Since starting the Mapping the Lives project in 2007, any discrepancies noticed in other databases have been noted and forwarded to the persons and institutions responsible for them, that they might correct any errors and make any necessary changes based on the newly discovered information provided. A number of good working relationships have been established, with the informal agreement to mutually share information when possible.
One major benefit as a result of this cooperation is the increase in the quality of data for all involved. Literally thousands of corrected names, places, dates of birth etc. have resulted from these information exchanges, identifying survivors who had been incorrectly listed as having died, as well as adding hundreds of people to the German national Memorial Book of Shoah victims who had not thus far been identified and properly memorialized.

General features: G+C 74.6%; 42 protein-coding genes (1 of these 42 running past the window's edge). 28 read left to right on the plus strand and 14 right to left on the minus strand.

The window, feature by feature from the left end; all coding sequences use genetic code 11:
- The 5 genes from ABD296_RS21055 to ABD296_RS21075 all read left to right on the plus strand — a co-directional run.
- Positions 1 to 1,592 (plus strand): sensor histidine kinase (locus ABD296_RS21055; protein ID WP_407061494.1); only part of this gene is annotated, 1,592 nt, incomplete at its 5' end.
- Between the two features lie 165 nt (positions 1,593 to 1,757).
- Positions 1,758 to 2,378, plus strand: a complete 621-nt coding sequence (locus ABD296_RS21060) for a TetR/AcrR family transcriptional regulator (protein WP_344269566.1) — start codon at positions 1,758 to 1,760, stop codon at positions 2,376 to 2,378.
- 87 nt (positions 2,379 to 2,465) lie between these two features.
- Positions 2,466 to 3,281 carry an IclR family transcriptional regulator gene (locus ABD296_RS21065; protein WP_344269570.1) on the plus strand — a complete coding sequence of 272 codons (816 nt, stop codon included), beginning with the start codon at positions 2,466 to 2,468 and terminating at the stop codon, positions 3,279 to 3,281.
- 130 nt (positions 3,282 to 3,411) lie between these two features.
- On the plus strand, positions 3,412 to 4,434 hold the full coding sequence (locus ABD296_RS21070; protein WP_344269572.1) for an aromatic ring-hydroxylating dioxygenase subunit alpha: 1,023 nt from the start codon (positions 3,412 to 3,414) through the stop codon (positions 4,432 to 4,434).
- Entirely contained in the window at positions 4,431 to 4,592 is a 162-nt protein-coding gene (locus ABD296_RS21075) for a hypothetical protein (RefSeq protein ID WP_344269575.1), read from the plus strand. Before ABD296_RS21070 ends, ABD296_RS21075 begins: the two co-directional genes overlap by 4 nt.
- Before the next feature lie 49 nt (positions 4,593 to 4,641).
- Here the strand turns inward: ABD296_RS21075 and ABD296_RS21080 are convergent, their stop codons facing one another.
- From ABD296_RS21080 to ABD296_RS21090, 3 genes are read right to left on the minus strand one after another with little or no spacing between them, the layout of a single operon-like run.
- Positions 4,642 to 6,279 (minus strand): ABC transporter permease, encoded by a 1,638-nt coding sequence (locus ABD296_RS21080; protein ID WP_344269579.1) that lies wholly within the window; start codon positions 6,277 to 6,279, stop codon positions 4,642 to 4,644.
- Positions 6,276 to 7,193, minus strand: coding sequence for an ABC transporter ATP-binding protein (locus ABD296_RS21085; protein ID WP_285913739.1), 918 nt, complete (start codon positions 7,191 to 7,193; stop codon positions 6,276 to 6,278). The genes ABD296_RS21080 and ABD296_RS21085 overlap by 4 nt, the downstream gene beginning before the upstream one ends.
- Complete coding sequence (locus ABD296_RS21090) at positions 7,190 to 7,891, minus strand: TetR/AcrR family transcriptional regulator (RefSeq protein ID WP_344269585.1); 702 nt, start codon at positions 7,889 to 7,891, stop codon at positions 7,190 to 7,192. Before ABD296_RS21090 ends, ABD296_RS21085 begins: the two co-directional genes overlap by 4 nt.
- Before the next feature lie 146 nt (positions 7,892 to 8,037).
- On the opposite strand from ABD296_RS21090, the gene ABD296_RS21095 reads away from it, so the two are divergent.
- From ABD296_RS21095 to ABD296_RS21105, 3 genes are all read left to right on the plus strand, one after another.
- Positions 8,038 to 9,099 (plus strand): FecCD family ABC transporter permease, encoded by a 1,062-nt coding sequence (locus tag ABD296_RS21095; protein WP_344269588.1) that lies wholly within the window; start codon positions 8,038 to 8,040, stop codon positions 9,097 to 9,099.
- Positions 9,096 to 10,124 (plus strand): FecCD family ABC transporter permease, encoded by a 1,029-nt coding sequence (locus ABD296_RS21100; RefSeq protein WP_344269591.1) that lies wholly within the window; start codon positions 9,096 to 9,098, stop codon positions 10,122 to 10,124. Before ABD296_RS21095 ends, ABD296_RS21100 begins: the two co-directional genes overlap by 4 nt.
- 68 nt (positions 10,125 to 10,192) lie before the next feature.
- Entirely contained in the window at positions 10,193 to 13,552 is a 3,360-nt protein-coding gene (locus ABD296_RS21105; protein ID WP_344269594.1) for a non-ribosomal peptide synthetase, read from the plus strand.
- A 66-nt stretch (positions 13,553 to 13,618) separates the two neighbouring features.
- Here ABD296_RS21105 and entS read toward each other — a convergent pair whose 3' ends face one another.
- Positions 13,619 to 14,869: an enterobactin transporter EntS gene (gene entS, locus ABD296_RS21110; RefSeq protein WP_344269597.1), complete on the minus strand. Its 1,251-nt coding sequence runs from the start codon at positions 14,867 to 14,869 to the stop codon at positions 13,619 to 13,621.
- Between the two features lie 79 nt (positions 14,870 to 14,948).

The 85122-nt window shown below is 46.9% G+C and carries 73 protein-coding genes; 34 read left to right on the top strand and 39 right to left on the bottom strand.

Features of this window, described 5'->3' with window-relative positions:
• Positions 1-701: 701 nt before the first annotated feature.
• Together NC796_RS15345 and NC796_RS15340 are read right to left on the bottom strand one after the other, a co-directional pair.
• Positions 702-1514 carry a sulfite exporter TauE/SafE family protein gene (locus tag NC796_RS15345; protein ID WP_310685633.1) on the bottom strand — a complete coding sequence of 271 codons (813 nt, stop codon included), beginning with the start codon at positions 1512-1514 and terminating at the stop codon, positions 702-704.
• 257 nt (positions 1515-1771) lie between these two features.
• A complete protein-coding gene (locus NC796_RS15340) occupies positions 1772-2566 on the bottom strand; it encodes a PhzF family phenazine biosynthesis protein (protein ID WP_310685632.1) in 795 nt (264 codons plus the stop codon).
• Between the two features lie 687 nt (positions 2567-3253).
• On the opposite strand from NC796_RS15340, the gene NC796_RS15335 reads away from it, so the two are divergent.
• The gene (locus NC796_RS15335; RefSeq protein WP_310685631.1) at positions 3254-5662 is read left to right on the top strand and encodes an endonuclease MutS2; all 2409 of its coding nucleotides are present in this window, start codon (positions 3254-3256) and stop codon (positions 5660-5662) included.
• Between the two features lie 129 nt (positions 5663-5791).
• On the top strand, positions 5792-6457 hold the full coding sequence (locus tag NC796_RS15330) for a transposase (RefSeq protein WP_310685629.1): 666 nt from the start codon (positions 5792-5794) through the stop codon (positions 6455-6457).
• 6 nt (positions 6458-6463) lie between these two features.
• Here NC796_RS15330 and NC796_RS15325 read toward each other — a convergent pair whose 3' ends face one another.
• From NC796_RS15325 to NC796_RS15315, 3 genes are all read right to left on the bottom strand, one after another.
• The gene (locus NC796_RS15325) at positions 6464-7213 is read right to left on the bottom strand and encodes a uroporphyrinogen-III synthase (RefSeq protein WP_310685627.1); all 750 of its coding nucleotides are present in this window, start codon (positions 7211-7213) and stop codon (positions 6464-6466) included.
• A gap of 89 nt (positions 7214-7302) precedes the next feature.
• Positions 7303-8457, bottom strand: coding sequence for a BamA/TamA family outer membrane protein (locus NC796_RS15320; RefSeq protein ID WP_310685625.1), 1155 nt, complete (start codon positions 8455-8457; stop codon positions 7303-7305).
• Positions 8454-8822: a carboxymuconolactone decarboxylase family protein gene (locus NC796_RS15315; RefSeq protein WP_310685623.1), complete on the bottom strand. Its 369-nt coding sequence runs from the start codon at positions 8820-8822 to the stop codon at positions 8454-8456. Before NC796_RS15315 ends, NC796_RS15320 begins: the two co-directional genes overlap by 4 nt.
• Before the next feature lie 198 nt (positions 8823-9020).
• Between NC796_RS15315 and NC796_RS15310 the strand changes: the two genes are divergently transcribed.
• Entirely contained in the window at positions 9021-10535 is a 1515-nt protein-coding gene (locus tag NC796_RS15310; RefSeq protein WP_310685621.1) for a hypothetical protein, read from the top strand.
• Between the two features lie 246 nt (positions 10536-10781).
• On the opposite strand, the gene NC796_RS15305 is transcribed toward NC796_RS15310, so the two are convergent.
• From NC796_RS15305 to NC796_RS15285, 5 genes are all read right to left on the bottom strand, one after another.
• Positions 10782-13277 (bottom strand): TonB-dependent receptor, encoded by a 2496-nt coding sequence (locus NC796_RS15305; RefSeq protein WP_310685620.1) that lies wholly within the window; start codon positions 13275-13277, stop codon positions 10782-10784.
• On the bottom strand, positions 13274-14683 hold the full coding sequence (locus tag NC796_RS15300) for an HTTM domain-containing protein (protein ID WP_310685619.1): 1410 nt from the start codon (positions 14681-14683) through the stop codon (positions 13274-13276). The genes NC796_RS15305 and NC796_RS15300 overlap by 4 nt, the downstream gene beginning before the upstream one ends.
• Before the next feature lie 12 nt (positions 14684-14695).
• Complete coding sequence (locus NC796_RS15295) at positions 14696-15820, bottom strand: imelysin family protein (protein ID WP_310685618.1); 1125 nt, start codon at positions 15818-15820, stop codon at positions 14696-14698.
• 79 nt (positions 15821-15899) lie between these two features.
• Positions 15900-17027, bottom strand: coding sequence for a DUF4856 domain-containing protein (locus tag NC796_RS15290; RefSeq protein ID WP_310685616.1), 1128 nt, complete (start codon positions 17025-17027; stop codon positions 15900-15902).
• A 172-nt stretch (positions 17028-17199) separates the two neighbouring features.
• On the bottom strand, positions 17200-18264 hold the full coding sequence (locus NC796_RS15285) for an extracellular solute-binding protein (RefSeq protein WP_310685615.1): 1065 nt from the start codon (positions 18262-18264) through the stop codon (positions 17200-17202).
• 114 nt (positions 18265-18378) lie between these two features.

Here is a partial list of institutions and companies to whose staffs we wish to offer grateful thanks for their active support and helpful cooperation:
The Federal German Archives Memorial Book (Bundesarchiv Gedenkbuch), The Jewish Monument Community of the Netherlands, the Museum project Silent Heroes Memorial Center (Gedenkstätte Stille Helden), the Berlin Coordination for the Stolperstein Project, the Freie Universität Berlin project Women Doctors in Imperial Germany (Ärztinnen im Kaiserreich), the Hamburg University project Lexicon of persecuted Musicians in the Nazi Era (Lexikon verfolgter Musiker und Musikerinnen der NS-Zeit), the Nazi-looted books project at the Central and Regional Library of Berlin (Zentral- und Landesbibliothek Berlin), and Geodaten-Deutschland.de.